***Update: During its earnings call later today, Cisco said it was actually laying off 5,500 workers, or about 7 percent of its workforce.
Cisco is planning to lay off about 20 percent of its workforce worldwide, or from 9,000 to 14,000 employees, according to CRN, which broke the news yesterday evening. This is the largest layoff in its history.
The news comes as many employees have already been offered early retirement packages.
It’s unclear whether Cisco simply has too many employees or whether it doesn’t have the right kind of talent for a software-centric future. The shift to software skills is evident even within the company’s certification programs. The company has recently changed the curriculum for its CCNA Routing and Switching certification, which designates a Cisco-certified network administrator. The new certification requirements reflect the radical changes within networks, which are becoming more programmable.
Cisco executives likely will give more specifics about the layoffs this afternoon when they report the company’s 2016 fourth fiscal quarter earnings.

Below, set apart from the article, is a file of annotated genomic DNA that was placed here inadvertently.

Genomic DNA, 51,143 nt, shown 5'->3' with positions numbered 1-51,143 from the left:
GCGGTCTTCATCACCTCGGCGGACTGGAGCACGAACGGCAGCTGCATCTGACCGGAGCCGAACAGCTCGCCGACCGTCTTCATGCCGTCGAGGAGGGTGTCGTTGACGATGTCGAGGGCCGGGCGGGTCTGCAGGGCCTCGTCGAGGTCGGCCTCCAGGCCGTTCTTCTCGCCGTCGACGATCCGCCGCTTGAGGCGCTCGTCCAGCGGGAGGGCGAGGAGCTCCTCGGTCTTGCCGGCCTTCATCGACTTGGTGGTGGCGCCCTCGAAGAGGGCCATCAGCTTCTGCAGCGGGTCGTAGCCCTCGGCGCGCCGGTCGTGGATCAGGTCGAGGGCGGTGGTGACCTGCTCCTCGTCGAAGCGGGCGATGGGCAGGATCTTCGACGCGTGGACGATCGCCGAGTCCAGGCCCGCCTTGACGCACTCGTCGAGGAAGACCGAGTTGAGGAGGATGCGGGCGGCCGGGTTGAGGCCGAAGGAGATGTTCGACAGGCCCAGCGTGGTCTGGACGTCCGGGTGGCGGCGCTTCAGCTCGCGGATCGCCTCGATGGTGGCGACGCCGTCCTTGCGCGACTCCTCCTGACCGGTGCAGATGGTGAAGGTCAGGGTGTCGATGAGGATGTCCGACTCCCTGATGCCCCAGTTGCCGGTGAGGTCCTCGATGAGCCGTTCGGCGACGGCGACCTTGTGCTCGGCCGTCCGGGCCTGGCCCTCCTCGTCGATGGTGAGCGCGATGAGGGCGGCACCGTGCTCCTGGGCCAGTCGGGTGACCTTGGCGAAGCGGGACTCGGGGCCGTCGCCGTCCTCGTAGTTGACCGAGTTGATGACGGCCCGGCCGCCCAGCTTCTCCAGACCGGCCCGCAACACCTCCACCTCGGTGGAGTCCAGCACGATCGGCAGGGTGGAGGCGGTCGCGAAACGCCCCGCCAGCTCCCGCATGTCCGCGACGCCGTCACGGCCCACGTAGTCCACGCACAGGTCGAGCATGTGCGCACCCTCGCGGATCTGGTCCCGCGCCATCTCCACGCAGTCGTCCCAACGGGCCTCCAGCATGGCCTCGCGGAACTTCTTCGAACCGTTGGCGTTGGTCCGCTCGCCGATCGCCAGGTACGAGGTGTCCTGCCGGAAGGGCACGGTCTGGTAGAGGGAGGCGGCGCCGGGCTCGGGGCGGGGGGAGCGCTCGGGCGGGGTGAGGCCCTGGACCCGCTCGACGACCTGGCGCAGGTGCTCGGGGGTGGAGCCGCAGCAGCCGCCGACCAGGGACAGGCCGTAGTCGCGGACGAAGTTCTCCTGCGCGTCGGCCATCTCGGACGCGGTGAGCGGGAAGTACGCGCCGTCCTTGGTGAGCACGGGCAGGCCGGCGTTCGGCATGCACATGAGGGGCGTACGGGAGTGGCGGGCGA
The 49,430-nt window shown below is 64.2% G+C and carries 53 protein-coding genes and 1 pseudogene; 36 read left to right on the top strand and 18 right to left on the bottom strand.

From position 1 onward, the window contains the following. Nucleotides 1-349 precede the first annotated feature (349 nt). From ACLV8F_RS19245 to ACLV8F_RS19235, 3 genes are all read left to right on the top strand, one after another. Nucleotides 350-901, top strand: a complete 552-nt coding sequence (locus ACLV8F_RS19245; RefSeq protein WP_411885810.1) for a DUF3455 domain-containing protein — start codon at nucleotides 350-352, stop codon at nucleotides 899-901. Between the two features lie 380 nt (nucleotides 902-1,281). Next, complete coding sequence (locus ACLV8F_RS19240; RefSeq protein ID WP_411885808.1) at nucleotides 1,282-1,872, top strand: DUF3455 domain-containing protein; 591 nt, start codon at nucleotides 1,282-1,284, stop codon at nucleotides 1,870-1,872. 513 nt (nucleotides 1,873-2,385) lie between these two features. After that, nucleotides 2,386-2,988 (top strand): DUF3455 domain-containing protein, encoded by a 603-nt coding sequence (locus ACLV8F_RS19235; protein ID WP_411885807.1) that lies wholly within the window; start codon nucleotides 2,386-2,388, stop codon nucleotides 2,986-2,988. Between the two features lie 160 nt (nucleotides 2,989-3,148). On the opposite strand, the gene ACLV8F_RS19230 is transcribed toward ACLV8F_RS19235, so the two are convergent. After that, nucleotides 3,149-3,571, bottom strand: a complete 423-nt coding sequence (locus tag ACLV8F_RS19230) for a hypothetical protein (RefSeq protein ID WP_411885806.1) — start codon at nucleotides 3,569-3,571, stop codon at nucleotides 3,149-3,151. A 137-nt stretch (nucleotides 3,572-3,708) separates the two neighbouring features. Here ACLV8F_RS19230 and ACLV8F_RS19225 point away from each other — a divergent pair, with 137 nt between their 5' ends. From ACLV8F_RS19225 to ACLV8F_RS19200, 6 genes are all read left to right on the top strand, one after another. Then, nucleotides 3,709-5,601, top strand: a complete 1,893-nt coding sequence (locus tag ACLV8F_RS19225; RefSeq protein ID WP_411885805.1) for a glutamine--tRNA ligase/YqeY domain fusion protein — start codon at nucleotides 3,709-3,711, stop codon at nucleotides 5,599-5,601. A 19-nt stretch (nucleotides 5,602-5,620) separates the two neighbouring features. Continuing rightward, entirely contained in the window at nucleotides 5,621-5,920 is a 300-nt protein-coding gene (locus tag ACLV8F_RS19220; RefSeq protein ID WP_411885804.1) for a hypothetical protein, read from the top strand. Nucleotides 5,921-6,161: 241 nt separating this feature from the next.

Cisco has slashed its workforce before. In August 2014 it cut 6,000 jobs; in August 2013 it cut 4,000 employees; and in July 2012 it cut 1,300 jobs. Last summer, the company did not have any mass layoffs. That was during the time when longtime CEO John Chambers retired and turned over the reins to Chuck Robbins.
In a research note penned by analyst Mitch Steves with RBC Capital, Steves says that given Cisco’s shifts to software and security, a reduction in workforce makes sense. “While a 20 percent reduction would be severe, we think a number closer to about 10,000 would be fair,” writes Steves.